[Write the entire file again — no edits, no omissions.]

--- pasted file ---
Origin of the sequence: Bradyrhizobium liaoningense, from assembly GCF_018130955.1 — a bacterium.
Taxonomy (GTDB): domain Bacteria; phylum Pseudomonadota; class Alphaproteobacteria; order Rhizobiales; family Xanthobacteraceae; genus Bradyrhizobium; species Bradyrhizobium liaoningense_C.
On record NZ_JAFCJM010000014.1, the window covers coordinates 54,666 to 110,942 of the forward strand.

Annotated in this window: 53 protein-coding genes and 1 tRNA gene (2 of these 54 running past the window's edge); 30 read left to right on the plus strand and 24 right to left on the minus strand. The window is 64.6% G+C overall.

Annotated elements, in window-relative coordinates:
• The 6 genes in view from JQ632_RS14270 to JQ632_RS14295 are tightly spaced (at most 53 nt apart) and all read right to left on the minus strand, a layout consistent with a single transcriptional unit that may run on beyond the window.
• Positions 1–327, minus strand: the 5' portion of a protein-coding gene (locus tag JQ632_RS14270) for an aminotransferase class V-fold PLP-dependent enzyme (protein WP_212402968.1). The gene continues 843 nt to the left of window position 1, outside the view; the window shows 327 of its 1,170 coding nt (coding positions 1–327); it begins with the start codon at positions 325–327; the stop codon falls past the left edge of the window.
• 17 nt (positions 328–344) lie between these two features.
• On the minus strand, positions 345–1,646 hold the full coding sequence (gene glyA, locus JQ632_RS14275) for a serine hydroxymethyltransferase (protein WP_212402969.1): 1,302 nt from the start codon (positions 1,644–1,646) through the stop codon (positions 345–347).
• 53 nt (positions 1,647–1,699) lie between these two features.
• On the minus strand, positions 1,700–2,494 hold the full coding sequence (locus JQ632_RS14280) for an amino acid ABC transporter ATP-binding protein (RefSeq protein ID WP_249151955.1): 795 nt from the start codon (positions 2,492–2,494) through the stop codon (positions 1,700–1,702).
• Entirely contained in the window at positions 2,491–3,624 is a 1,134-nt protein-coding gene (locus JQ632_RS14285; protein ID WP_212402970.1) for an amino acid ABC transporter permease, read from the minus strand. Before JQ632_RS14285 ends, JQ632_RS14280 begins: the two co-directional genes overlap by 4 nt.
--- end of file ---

Origin of the sequence: Bradyrhizobium liaoningense, from assembly GCF_018130955.1 — a bacterium.
Taxonomy (GTDB): domain Bacteria; phylum Pseudomonadota; class Alphaproteobacteria; order Rhizobiales; family Xanthobacteraceae; genus Bradyrhizobium; species Bradyrhizobium liaoningense_C.
On record NZ_JAFCJM010000014.1, the window covers coordinates 54,666 to 110,942 of the forward strand.

Annotated in this window: 53 protein-coding genes and 1 tRNA gene (2 of these 54 running past the window's edge); 30 read left to right on the plus strand and 24 right to left on the minus strand. The window is 64.6% G+C overall.

Annotated elements, in window-relative coordinates:
• The 6 genes in view from JQ632_RS14270 to JQ632_RS14295 are tightly spaced (at most 53 nt apart) and all read right to left on the minus strand, a layout consistent with a single transcriptional unit that may run on beyond the window.
• Positions 1–327, minus strand: the 5' portion of a protein-coding gene (locus tag JQ632_RS14270) for an aminotransferase class V-fold PLP-dependent enzyme (protein WP_212402968.1). The gene continues 843 nt to the left of window position 1, outside the view; the window shows 327 of its 1,170 coding nt (coding positions 1–327); it begins with the start codon at positions 325–327; the stop codon falls past the left edge of the window.
• 17 nt (positions 328–344) lie between these two features.
• On the minus strand, positions 345–1,646 hold the full coding sequence (gene glyA, locus JQ632_RS14275) for a serine hydroxymethyltransferase (protein WP_212402969.1): 1,302 nt from the start codon (positions 1,644–1,646) through the stop codon (positions 345–347).
• 53 nt (positions 1,647–1,699) lie between these two features.
• On the minus strand, positions 1,700–2,494 hold the full coding sequence (locus JQ632_RS14280) for an amino acid ABC transporter ATP-binding protein (RefSeq protein ID WP_249151955.1): 795 nt from the start codon (positions 2,492–2,494) through the stop codon (positions 1,700–1,702).
• Entirely contained in the window at positions 2,491–3,624 is a 1,134-nt protein-coding gene (locus JQ632_RS14285; protein ID WP_212402970.1) for an amino acid ABC transporter permease, read from the minus strand. Before JQ632_RS14285 ends, JQ632_RS14280 begins: the two co-directional genes overlap by 4 nt.